Four-year-old Baran — raised by zoo vets — has been sent to a sanctuary in Kenya to learn how to be a chimp.
VIDEO: Monkey Me Monkey You: Chimp Who’s Only Ever Lived With Humans Sent To Ape School
An abandoned female chimpanzee that has lived her life separated from other chimpanzees arrived in a sanctuary in Kenya last month after being transferred from an Iranian zoo.
Baran, the four-year-old chimp, was transferred to the Sweetwaters Chimpanzee Sanctuary in the Kenyan county of Laikipia in July over fears that growing up isolated from other chimpanzees was bad for her health.
The young chimpanzee was prematurely born, and her mother was unable to take care of her because of her sensitive condition.
As a result, veterinarians took Baran from her mother and slowly nursed her to strength, to the point where they felt she could be returned to her mother. But by then the mother no longer accepted the baby. When the mother rejected her, the rest of the troop did as well.
This meant she had to be raised away from them in isolation, hand-fed by Eman Memarian, vet for Eram Zoo in Iran.
As Baran no longer had anyone to associate with, Memarian was concerned for her wellbeing.
Chimpanzees are social animals who learn necessary survival skills by living with their social groups. According to the Animal Welfare Institute, when chimpanzees are kept in isolation, they can develop behavioral abnormalities. Female chimpanzees who are socially deprived sometimes have trouble showing maternal behavior as adults.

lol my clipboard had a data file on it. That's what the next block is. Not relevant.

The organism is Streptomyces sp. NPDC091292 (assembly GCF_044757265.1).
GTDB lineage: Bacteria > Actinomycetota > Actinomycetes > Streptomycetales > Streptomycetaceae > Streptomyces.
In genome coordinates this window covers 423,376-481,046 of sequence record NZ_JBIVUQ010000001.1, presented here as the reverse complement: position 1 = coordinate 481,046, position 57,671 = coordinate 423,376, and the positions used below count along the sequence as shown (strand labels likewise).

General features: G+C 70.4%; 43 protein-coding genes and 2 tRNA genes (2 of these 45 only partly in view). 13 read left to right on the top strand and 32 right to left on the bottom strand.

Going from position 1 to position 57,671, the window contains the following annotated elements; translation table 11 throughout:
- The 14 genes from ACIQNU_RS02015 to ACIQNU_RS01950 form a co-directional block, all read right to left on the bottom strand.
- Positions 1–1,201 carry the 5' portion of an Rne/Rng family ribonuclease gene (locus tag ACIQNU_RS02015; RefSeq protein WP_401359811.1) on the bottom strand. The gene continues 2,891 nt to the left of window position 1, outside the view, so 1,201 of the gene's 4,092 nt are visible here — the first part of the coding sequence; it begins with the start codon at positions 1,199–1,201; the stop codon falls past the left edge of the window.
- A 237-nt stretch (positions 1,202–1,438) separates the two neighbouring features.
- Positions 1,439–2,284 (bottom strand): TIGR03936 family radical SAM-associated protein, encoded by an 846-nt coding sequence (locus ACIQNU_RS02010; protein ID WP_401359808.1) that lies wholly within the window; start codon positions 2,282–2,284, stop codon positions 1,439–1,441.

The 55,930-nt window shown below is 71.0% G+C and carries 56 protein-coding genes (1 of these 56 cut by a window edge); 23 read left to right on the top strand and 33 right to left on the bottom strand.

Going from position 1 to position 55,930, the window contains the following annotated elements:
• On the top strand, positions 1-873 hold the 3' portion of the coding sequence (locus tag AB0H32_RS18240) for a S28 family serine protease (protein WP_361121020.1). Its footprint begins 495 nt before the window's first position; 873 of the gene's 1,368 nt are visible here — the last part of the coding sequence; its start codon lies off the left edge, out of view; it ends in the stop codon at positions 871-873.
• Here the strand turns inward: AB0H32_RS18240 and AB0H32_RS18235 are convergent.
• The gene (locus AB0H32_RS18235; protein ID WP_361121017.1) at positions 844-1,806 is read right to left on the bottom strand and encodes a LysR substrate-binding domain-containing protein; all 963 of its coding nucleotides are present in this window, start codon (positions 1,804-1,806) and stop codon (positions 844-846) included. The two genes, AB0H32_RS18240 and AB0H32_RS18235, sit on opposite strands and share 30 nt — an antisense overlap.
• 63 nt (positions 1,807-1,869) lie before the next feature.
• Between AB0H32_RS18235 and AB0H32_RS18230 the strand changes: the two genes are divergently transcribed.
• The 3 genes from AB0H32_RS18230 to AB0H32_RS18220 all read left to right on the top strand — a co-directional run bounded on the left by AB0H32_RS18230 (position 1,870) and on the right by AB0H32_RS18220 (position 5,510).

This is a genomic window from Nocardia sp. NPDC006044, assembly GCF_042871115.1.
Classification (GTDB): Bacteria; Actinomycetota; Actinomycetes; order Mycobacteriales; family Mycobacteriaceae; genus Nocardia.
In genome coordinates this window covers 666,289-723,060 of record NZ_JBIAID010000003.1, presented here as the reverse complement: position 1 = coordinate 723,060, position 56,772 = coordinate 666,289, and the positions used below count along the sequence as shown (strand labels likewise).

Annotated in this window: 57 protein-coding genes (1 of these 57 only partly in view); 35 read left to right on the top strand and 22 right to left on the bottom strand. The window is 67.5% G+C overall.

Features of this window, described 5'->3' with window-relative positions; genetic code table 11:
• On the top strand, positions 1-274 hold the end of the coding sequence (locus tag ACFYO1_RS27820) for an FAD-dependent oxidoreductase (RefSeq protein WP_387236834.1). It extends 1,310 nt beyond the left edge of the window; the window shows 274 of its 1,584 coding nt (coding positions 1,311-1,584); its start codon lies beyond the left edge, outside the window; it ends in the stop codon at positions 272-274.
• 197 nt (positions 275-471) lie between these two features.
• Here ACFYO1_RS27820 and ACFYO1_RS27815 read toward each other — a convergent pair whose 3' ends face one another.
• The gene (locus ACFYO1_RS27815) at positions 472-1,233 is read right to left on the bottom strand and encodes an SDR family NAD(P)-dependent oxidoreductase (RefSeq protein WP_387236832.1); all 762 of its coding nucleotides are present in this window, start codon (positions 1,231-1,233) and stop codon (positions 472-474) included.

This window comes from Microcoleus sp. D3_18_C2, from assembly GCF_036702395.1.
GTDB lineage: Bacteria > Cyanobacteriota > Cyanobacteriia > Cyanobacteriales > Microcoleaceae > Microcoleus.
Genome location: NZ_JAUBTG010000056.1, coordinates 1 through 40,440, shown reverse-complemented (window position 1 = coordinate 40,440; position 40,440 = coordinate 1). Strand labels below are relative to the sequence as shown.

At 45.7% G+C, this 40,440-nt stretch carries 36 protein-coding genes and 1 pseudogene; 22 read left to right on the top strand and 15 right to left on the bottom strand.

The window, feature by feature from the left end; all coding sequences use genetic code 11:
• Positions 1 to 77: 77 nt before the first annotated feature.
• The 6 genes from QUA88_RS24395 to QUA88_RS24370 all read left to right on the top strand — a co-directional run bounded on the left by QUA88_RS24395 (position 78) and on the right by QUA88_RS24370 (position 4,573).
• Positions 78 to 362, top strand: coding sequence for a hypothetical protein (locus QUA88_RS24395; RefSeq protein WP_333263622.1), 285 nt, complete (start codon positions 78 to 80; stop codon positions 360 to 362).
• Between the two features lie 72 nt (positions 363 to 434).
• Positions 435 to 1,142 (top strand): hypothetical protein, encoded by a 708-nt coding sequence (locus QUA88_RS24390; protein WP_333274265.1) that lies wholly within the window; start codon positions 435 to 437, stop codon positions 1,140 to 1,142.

The zoo decided to transfer the chimp to another animal park to help her physical and emotional development.
With the possibility of introducing Baran to her own troop no longer an option, they decided to link up with specialists that have extensive experience in reintroducing chimps into family groups. They contacted the Kenyan Sweetwaters Chimpanzee Sanctuary.
Founded in 1993, the sanctuary accepts chimpanzees rescued from traumatic situations, nurses them back to health and, when they are ready, introduces them into one of the two large groups at the sanctuary.
“Although Eram Zoo was able to save Baran, it was decided that she needs to be transferred to the international chimpanzee care center in Kenya because she can live better with necessary facilities and environment,” said Eram Zoo director Parviz Ghandali.
A farewell party was held for the young chimp at the Iranian zoo before her journey to Kenya.
The event was attended by animal welfare groups as well as representatives of the Iranian Embassy in Kenya and the Kenya Wildlife Service.
The chimp will be kept in quarantine for three months before joining the other animals at the sanctuary.
Edited by Ali McCadden and Kristen Butler